Some Speedy H-4 EAD Approvals

The option for qualifying H-4 spouses to apply for employment authorization documents (EADs) began May 26, 2015. Although it was widely expected that it would take several months for the first approval notices to arrive, the Murthy Law Firm is happy to report that at least some of these applications are being processed within a matter of weeks, instead of months.

Some H-4 EADs Approved in a Month

On July 6, 2015, the first batch of H-4 EAD approval notices arrived for clients of the Murthy Law Firm. These notices were for cases that had actually been approved on June 30th. Most of the H-4 EAD applications filed by the firm are still pending as of the time of this writing, but it is still an encouraging sign that at least some of these applications are being adjudicated rather quickly. Note that standard processing time for EAD applications is 90 days, and many cases take far longer, as evidenced by the class action lawsuit filed against the government in May involving EAD processing delays.

Longer Processing Time if COS to H-4 with EAD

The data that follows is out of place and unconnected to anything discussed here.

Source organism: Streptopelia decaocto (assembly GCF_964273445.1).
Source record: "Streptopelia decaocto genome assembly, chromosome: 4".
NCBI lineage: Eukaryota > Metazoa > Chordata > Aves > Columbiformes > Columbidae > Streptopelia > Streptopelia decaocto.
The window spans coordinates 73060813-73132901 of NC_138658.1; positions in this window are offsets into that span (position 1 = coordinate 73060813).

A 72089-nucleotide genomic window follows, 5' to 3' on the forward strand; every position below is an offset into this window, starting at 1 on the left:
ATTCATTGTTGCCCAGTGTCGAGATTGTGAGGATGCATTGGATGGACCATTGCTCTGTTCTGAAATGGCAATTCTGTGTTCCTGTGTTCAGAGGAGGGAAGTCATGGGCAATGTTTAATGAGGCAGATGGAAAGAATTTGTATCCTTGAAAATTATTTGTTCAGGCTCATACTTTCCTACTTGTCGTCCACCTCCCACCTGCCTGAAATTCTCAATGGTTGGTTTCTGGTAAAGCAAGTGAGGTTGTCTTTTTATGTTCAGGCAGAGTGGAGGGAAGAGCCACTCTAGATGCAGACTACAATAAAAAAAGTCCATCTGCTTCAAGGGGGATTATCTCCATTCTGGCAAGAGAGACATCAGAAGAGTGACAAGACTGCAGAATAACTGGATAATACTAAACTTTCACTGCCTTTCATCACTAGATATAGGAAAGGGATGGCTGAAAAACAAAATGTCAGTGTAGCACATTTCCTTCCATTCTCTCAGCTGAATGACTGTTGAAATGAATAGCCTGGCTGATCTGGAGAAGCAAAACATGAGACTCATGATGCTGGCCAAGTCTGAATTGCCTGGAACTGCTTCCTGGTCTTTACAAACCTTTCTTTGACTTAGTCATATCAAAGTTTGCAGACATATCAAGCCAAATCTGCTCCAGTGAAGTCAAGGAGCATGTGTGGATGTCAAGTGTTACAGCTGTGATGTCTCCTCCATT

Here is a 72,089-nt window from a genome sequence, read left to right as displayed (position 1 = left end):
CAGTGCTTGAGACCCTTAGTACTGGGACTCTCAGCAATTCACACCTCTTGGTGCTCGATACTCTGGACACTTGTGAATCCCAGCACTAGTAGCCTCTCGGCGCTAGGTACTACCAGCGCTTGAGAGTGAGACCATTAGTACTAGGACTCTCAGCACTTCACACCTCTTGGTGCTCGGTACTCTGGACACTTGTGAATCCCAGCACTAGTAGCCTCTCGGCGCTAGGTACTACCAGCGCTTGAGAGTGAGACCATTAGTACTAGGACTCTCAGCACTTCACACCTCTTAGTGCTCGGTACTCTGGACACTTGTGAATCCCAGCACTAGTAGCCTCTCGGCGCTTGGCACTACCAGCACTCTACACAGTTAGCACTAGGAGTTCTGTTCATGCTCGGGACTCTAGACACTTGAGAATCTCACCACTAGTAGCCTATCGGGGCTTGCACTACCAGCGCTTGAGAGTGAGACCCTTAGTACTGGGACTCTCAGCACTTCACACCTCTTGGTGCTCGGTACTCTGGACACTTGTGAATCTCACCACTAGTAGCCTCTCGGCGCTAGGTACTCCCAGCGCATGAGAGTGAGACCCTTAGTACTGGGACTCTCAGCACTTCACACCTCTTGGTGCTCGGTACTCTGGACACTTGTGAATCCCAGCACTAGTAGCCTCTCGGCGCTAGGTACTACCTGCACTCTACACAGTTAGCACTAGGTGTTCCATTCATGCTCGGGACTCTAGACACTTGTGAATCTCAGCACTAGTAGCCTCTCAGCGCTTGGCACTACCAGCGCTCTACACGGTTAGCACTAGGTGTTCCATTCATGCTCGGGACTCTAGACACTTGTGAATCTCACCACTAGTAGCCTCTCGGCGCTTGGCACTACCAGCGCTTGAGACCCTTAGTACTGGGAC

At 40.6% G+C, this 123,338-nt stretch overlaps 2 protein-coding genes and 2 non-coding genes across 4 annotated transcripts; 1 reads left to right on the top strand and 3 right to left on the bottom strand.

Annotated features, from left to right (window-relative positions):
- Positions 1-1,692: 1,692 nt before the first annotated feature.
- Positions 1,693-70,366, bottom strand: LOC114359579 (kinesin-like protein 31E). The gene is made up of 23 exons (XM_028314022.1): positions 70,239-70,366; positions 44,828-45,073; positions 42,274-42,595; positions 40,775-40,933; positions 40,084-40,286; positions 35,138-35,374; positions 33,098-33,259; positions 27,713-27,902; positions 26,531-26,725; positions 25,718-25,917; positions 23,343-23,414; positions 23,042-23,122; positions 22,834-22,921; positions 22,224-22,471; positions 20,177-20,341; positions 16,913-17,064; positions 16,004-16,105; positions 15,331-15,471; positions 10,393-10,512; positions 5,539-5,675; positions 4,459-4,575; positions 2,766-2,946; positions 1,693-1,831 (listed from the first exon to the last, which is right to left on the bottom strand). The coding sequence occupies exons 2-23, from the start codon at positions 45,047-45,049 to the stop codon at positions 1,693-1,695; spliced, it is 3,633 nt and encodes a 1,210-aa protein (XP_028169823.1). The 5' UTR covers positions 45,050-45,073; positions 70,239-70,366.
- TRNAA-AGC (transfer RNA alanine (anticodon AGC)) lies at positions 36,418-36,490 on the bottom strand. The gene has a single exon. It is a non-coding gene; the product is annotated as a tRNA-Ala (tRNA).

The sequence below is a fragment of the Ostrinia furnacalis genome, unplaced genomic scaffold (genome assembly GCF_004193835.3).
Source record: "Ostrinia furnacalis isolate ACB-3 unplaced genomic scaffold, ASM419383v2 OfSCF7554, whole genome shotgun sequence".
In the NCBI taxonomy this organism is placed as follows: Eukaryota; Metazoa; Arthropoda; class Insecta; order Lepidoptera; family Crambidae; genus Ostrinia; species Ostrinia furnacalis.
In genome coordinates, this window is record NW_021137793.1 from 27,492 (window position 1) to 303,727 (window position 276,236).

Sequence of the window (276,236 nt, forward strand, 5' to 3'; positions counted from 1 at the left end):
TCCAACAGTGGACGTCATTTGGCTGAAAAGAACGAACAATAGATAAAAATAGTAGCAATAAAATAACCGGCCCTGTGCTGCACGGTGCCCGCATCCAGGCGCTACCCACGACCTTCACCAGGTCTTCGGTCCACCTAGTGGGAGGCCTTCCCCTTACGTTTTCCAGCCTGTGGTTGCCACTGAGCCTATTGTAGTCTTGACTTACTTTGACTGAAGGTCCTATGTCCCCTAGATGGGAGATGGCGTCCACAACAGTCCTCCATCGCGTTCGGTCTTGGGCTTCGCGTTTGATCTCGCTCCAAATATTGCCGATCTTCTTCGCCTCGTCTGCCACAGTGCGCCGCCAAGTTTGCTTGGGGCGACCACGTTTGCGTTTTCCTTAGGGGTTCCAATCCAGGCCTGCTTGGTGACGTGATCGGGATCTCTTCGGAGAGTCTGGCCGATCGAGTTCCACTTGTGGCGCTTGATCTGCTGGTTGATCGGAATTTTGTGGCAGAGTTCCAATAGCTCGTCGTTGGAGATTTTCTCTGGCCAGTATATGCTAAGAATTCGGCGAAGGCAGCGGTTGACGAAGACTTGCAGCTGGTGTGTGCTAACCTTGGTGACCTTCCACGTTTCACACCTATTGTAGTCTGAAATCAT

The approval notices received by the Murthy Law Firm were for EAD requests filed by individuals who held H-4 status at the time of filing. This is different from an individual who concurrently filed a request for a change of status (COS) to H-4 along with the EAD application. Such cases are expected to have longer processing times.

EAD Durations Tied to H-4 Duration

As expected, the validity periods of the H-4 EAD approvals received so far match the duration of the individual’s H-4 status. This is consistent with stated USCIS policy. The result is that the EAD is valid for only a fairly short period in some cases, while in others the validity is close to three years.


The Murthy Law Firm is excited to see the first H-4 EAD approval notices arriving so soon and understands just how important this work authorization is to the foreign nationals who have been waiting for years. Applicants whose cases are still pending should not view these early approvals as a cause for concern. Rather, with the huge influx of applications, it was inevitable that some applications would be adjudicated more quickly than others. To keep informed about the H-4 EAD rule and other immigration law issues, subscribe to the free MurthyBulletin.


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Disclaimer: The information provided here is of a general nature and may not apply to any specific or particular circumstance. It is not to be construed as legal advice nor presumed indefinitely up to date.